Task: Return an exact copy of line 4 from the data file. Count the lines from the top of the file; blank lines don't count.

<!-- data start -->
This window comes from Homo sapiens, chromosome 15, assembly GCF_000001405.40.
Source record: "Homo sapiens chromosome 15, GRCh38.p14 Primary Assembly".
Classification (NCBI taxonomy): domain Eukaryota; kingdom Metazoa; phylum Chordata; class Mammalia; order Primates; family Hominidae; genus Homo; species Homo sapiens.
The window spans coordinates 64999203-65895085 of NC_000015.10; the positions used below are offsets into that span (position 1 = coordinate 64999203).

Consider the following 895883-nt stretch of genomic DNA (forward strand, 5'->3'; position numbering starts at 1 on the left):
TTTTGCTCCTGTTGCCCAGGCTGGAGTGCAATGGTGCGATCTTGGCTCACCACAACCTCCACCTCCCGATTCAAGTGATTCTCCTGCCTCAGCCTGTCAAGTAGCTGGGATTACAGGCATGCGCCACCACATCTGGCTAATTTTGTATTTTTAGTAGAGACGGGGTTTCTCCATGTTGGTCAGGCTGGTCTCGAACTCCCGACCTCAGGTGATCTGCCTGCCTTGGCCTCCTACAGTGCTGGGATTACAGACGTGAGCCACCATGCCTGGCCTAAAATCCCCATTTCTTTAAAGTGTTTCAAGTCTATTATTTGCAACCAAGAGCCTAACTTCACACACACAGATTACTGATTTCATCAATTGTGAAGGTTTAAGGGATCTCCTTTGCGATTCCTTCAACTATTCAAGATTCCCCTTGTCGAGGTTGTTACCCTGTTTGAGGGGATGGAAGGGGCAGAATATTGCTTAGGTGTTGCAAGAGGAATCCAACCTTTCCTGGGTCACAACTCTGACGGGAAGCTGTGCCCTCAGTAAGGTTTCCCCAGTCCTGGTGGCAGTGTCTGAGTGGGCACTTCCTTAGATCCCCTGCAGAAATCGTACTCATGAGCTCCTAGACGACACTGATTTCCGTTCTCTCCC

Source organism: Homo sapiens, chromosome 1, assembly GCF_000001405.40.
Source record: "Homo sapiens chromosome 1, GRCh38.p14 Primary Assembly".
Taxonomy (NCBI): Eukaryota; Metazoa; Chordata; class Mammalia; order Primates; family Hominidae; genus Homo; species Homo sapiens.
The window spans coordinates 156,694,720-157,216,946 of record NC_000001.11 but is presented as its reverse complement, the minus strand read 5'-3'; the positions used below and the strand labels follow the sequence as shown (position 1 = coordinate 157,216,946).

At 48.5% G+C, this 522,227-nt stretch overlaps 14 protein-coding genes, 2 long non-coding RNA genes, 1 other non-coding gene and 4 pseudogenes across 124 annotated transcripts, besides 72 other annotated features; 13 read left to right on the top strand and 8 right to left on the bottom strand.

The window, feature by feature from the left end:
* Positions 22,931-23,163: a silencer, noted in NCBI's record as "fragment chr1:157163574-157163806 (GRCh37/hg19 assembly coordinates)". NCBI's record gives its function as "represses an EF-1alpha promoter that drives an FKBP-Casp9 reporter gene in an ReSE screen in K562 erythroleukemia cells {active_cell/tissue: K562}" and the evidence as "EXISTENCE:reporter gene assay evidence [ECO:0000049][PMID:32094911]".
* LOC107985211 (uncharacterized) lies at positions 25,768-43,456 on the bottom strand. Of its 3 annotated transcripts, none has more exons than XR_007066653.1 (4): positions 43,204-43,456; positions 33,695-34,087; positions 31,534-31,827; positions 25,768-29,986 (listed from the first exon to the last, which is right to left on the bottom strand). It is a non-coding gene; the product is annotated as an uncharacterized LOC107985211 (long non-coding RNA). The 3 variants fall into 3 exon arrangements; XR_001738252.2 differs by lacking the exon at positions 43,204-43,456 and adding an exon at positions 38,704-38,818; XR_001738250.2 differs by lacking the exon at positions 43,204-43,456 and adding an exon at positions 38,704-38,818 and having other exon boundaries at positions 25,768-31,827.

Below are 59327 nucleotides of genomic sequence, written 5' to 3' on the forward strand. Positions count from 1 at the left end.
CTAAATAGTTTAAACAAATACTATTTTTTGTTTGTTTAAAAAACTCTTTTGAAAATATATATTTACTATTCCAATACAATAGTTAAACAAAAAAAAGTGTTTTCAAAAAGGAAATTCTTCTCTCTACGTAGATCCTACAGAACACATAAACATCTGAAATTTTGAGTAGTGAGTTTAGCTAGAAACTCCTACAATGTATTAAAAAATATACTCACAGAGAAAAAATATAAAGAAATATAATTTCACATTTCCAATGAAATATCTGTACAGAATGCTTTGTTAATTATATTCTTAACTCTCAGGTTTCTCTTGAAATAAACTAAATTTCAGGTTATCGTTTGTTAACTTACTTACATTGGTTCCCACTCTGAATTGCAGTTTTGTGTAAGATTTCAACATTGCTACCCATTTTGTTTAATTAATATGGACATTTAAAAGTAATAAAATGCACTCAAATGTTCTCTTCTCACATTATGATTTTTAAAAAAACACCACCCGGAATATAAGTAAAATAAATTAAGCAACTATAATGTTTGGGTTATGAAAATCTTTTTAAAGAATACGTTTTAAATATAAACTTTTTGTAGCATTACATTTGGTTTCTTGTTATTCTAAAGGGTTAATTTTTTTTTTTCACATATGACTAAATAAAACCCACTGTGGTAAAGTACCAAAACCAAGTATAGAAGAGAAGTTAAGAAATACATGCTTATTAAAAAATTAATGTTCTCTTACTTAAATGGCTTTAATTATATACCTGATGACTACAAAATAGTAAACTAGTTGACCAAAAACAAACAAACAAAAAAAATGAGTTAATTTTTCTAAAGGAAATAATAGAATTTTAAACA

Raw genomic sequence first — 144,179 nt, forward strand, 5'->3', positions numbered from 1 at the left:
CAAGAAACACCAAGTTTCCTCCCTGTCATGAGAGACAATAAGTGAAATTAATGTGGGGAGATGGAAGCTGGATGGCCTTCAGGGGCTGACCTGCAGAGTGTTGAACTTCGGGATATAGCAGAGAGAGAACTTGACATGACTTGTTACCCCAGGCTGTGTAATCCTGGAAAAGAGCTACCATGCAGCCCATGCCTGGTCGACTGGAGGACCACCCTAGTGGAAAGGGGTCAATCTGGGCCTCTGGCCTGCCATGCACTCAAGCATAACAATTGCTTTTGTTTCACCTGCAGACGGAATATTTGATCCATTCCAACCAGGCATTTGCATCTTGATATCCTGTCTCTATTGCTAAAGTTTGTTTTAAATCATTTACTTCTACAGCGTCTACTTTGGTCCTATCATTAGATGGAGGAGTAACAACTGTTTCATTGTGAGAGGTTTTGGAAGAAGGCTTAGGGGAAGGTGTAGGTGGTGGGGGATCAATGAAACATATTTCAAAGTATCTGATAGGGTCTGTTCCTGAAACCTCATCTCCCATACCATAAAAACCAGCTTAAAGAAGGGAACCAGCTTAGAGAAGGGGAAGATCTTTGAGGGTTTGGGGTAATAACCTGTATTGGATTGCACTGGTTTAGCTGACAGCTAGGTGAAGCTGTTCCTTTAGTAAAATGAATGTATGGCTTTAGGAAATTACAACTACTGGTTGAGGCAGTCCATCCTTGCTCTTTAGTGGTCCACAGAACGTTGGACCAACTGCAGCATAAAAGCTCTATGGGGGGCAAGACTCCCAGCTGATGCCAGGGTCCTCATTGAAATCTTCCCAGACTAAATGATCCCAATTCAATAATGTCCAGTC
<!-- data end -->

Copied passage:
The window spans coordinates 64999203-65895085 of NC_000015.10; the positions used below are offsets into that span (position 1 = coordinate 64999203).